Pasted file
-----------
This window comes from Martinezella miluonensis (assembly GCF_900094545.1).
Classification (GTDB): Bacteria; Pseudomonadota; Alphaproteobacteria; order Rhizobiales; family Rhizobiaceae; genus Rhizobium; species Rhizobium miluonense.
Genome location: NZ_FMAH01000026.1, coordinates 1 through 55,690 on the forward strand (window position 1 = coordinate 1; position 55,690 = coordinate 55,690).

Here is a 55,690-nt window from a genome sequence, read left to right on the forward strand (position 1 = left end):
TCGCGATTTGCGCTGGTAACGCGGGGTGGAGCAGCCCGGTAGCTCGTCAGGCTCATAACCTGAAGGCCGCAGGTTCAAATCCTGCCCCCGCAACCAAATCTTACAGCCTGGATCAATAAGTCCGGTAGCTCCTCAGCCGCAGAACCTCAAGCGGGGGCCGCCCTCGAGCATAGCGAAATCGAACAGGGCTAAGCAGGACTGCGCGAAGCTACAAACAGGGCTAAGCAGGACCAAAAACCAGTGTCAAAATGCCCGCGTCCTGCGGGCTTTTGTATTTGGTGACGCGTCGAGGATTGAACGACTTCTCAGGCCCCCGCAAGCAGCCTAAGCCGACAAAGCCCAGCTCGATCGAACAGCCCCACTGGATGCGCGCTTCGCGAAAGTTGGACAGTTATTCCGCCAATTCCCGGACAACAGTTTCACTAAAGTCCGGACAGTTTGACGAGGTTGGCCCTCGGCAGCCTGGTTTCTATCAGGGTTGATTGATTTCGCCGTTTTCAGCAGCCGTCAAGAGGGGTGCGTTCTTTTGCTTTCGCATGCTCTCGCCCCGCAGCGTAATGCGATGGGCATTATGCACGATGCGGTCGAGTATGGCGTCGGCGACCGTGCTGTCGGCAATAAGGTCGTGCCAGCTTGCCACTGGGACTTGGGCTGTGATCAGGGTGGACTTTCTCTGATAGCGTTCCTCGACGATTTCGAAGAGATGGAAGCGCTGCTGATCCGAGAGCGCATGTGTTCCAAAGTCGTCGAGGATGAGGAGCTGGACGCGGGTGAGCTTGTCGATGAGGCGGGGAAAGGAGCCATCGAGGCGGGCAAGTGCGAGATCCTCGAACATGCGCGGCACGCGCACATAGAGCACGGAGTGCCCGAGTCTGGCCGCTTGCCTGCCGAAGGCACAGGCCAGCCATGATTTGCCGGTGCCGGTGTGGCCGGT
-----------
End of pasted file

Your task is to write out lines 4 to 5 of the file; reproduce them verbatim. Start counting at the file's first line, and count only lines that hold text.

Here is a 55,690-nt window from a genome sequence, read left to right on the forward strand (position 1 = left end):
TCGCGATTTGCGCTGGTAACGCGGGGTGGAGCAGCCCGGTAGCTCGTCAGGCTCATAACCTGAAGGCCGCAGGTTCAAATCCTGCCCCCGCAACCAAATCTTACAGCCTGGATCAATAAGTCCGGTAGCTCCTCAGCCGCAGAACCTCAAGCGGGGGCCGCCCTCGAGCATAGCGAAATCGAACAGGGCTAAGCAGGACTGCGCGAAGCTACAAACAGGGCTAAGCAGGACCAAAAACCAGTGTCAAAATGCCCGCGTCCTGCGGGCTTTTGTATTTGGTGACGCGTCGAGGATTGAACGACTTCTCAGGCCCCCGCAAGCAGCCTAAGCCGACAAAGCCCAGCTCGATCGAACAGCCCCACTGGATGCGCGCTTCGCGAAAGTTGGACAGTTATTCCGCCAATTCCCGGACAACAGTTTCACTAAAGTCCGGACAGTTTGACGAGGTTGGCCCTCGGCAGCCTGGTTTCTATCAGGGTTGATTGATTTCGCCGTTTTCAGCAGCCGTCAAGAGGGGTGCGTTCTTTTGCTTTCGCATGCTCTCGCCCCGCAGCGTAATGCGATGGGCATTATGCACGATGCGGTCGAGTATGGCGTCGGCGACCGTGCTGTCGGCAATAAGGTCGTGCCAGCTTGCCACTGGGACTTGGGCTGTGATCAGGGTGGACTTTCTCTGATAGCGTTCCTCGACGATTTCGAAGAGATGGAAGCGCTGCTGATCCGAGAGCGCATGTGTTCCAAAGTCGTCGAGGATGAGGAGCTGGACGCGGGTGAGCTTGTCGATGAGGCGGGGAAAGGAGCCATCGAGGCGGGCAAGTGCGAGATCCTCGAACATGCGCGGCACGCGCACATAGAGCACGGAGTGCCCGAGTCTGGCCGCTTGCCTGCCGAAGGCACAGGCCAGCCATGATTTGCCGGTGCCGGTGTGGCCGGT